TTC healthFertilityLife

A new study has revealed women who have a BRCA1 gene mutation have less eggs than those who don’t. The results of the study, published within the Journal of Clinical Oncology, mean affected women may have a reduced window of opportunity to have children. Here, we’ll look at what this latest research means, and how it impacts fertility preservation.

Understanding the latest study

The study included a total of 824 women who had undergone BRCA testing. It was revealed that 246 of the women tested positive for either the BRCA1 or BRCA2 mutation. The other 578 tested negative.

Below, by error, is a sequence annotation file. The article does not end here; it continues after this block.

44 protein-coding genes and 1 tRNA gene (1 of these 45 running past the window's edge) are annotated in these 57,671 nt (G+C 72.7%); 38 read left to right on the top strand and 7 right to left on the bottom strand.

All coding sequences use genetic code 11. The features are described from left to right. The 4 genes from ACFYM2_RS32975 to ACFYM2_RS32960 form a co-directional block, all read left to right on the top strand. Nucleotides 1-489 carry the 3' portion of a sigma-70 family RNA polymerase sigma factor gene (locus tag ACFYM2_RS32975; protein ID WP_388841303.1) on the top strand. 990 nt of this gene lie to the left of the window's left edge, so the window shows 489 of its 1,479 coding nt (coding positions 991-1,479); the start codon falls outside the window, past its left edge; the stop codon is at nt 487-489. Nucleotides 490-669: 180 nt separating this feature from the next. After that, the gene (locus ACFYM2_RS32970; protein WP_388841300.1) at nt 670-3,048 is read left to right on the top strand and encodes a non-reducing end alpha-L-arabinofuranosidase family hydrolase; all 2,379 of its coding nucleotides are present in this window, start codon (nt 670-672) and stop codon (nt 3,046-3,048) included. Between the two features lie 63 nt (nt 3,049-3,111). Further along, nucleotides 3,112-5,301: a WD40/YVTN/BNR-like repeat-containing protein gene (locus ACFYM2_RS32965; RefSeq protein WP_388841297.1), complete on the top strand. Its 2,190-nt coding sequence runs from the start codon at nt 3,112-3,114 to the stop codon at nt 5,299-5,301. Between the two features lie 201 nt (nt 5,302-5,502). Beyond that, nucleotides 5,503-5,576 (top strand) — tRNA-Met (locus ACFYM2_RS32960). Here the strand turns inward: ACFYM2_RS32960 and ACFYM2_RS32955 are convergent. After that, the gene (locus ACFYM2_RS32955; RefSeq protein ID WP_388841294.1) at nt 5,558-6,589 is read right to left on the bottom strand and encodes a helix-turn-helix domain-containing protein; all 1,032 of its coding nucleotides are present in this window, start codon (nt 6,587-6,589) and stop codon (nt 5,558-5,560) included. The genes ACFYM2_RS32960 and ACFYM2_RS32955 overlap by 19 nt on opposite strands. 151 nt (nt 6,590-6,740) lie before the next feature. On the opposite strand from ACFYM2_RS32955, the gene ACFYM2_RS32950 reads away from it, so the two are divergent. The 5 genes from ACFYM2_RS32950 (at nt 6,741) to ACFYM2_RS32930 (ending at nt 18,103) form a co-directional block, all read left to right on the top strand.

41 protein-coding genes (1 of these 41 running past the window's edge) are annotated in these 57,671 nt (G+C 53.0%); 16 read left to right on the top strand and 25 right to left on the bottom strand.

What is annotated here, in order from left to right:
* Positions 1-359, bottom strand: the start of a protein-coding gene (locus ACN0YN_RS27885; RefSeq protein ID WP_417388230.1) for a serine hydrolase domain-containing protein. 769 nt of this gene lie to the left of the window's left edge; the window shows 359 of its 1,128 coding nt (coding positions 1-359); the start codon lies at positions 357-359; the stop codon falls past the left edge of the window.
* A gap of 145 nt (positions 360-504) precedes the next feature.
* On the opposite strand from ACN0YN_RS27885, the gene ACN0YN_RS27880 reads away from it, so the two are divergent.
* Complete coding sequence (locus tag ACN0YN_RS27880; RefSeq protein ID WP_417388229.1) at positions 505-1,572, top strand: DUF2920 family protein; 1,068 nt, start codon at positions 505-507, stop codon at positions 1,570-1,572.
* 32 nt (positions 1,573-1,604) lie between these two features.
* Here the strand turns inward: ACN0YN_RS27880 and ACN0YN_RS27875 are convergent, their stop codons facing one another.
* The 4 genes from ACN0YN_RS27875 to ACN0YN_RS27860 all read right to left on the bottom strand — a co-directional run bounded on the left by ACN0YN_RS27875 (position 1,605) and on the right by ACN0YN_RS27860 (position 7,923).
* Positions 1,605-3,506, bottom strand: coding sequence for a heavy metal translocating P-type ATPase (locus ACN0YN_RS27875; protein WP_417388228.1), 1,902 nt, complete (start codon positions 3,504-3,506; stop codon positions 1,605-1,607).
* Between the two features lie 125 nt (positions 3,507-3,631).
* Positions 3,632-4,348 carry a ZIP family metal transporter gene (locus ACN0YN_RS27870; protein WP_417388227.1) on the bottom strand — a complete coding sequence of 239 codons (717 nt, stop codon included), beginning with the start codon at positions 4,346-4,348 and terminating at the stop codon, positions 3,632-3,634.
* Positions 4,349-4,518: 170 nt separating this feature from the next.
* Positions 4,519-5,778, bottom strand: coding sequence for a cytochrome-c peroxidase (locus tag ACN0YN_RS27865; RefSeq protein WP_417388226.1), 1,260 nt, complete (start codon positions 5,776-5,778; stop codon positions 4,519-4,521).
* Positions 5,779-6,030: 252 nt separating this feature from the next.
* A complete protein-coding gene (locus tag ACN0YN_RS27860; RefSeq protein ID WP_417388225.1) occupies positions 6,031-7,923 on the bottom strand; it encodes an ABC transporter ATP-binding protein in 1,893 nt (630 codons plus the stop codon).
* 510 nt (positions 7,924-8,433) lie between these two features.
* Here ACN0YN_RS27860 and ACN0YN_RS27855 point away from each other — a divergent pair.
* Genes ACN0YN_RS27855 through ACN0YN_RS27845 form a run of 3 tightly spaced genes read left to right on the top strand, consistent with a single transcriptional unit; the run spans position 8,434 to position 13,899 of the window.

The majority of the women were diagnosed with breast cancer. It was discovered that those who did have a BRCA mutation had a 2.04 ng/mL (14.6pmol/l) anti-Müllerian hormone level. Those who didn’t have the mutation had a hormone level of 3.36 ng/mL (24pmol/L).

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